The main reasons many app developers don’t compress the data they serve is that doing so requires some effort to build, makes code marginally harder to debug and has a small negative impact on performance.

However, in data conscious developing countries, this is a large opportunity. Modern text compression frequently yields results of 70–80% — or almost 5x savings — and in some cases even more. Implementing compression in large-scale apps or developing services that you route all your data through and compress everything would yield large data use savings.

But he also reckons that caching could help people use less data, as well as making sure that the most used apps on the market are as efficient as they can possibly be.

He also points to a couple of emerging technologies that could help bring the amount of data used down, including experiments that Facebook itself is conducting:

There are also more speculative approaches we’re investigating, including enabling people to download some News Feed stories and photos from their friends’ nearby phones over Wi-Fi Direct and other local network technologies. This will not eliminate the need for mobile data, but it can further reduce the associated costs here, as well as enable people to load content when they have spotty connections.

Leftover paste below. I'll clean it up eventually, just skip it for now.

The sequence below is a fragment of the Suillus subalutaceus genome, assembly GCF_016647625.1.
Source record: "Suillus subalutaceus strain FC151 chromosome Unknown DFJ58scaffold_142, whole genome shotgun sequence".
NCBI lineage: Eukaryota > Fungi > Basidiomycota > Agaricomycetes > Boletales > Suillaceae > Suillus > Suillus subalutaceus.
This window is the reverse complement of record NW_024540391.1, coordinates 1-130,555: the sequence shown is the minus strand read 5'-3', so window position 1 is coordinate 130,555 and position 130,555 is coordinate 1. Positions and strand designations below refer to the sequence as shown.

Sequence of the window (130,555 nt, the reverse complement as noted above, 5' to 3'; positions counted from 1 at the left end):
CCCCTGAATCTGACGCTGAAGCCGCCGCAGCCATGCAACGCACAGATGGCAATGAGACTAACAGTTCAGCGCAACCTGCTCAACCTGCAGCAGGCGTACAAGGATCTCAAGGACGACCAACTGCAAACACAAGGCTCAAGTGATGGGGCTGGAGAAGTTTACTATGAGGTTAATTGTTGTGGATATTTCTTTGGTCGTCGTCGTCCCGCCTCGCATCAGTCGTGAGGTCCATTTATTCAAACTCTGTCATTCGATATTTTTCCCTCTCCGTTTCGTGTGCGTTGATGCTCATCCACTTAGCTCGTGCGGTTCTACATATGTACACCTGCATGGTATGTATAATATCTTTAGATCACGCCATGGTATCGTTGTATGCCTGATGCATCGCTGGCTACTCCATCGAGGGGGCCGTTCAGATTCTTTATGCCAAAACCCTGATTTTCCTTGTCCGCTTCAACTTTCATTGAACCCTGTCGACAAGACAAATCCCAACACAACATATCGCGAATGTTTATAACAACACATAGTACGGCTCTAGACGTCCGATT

Overall, it seems reasonable to expect that over the next few years we can deliver many of the same basic services using at least 10x less data than we’re using today. If we can do this, then these services will become at least 10x cheaper for people buying pre-paid data plans in developing countries. Again, doing this by itself will go a long way towards making internet access affordable and available to all.

Finally, the Facebook founder suggests that there need to be new ways of thinking when it comes to getting people online. For instance, he says, if you ask someone where they’ve never really had internet access if they want a data plan, they might give you a blank stare in return, but if you ask them if they want access to Facebook, they’re much more likely to get that what you’re offering them is important.

Among the solutions he proposes for achieving this is are Zero-rating data (think about data-free versions of Facebook and Wikipedia that have come out over the past few years), building up credit infrastructure and giving people good reasons to connect to the internet and join the global knowledge economy.

Okay, so Zuckerberg’s plan doesn’t sound all that exciting. It doesn’t involve high altitude balloons for one. But as a path forward, it’s actually a pretty sensible. In all likelihood, the next five-billion people won’t suddenly come online courtesy of one piece of miracle technology. It’ll take hard work, and people doing things in bits and pieces. Facebook, Google and Microsoft are all doing good work in this are. But so are non profits like former Mxit CEO Alan Knott Craig Jr’s project Isizwe in South Africa. What is perhaps needed then, and what is not readily evident from Zuckerberg’s roadmap is someone to highlight and help coordinate all those efforts at spreading connectivity.